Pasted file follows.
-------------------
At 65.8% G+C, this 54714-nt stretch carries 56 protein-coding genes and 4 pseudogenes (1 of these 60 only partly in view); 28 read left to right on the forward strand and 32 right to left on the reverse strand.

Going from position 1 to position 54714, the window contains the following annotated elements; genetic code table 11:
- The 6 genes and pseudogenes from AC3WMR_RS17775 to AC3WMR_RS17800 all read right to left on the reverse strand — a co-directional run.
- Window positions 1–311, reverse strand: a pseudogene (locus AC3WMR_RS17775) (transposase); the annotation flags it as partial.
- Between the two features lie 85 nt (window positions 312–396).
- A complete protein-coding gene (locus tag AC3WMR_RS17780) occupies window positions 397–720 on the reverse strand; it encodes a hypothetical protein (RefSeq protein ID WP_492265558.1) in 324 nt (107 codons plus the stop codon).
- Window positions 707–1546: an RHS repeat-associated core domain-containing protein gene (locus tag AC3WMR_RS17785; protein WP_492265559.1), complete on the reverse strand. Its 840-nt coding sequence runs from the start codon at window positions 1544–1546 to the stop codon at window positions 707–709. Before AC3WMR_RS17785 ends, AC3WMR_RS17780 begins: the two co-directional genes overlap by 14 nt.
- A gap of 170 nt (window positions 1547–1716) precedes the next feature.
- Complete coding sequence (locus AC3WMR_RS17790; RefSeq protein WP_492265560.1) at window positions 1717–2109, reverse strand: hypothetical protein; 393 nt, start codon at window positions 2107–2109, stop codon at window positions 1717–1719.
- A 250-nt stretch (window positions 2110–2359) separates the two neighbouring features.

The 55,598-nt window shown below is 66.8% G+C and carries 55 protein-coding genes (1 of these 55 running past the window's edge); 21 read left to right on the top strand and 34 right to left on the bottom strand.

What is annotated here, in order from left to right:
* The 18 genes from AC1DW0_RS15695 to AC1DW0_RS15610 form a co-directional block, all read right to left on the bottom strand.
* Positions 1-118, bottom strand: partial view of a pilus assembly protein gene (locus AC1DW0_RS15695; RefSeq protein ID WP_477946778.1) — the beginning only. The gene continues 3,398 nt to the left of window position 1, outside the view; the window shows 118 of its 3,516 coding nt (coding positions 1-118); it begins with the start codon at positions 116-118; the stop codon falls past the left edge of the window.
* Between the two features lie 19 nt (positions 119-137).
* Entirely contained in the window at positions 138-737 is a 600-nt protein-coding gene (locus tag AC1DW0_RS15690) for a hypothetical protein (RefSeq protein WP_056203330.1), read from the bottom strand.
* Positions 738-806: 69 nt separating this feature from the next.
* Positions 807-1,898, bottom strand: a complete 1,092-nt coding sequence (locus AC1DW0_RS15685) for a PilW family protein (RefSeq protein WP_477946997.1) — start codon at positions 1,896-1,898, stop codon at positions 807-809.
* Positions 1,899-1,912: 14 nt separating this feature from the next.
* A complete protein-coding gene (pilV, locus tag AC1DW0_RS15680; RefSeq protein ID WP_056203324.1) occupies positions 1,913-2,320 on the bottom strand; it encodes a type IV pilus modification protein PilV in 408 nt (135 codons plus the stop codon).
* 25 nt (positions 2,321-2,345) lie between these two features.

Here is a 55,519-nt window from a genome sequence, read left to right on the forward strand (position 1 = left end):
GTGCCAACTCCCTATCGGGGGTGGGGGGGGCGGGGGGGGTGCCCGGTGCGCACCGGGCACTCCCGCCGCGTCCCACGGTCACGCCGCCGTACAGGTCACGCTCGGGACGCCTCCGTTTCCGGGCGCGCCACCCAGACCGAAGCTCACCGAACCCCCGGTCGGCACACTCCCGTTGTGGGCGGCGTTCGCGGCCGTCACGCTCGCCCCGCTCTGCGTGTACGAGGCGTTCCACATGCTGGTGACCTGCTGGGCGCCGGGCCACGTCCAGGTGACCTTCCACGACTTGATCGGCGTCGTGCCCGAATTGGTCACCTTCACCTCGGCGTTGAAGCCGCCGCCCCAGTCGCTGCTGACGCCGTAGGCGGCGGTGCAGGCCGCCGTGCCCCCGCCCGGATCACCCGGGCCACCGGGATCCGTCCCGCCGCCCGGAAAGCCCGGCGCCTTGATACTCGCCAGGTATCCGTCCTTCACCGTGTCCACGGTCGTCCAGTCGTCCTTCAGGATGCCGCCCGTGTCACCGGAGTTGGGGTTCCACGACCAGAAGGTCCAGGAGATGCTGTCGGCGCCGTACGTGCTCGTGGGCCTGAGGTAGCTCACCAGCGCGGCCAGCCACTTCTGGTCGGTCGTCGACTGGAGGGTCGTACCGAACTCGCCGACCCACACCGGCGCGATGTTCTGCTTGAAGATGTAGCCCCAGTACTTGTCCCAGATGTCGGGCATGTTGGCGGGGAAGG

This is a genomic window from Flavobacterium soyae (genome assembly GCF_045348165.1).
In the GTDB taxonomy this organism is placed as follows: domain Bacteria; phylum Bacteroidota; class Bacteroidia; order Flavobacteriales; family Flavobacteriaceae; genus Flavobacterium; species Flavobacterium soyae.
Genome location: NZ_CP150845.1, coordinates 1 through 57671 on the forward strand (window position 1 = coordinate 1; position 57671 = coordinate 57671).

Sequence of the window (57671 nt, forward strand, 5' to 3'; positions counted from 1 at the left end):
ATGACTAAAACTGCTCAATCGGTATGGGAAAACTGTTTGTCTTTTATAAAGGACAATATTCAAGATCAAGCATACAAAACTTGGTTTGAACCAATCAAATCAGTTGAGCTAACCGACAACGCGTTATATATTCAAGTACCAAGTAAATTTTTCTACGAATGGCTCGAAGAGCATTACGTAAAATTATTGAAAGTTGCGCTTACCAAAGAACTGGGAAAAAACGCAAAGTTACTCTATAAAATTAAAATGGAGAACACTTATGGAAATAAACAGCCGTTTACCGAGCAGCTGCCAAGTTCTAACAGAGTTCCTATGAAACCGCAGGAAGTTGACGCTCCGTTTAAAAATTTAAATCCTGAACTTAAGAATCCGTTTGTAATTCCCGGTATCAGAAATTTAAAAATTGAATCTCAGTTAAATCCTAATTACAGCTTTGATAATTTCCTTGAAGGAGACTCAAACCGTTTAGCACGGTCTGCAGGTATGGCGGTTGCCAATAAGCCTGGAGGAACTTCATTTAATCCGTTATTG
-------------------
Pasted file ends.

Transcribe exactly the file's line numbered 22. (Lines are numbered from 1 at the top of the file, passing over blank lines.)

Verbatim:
Here is a 55,519-nt window from a genome sequence, read left to right on the forward strand (position 1 = left end):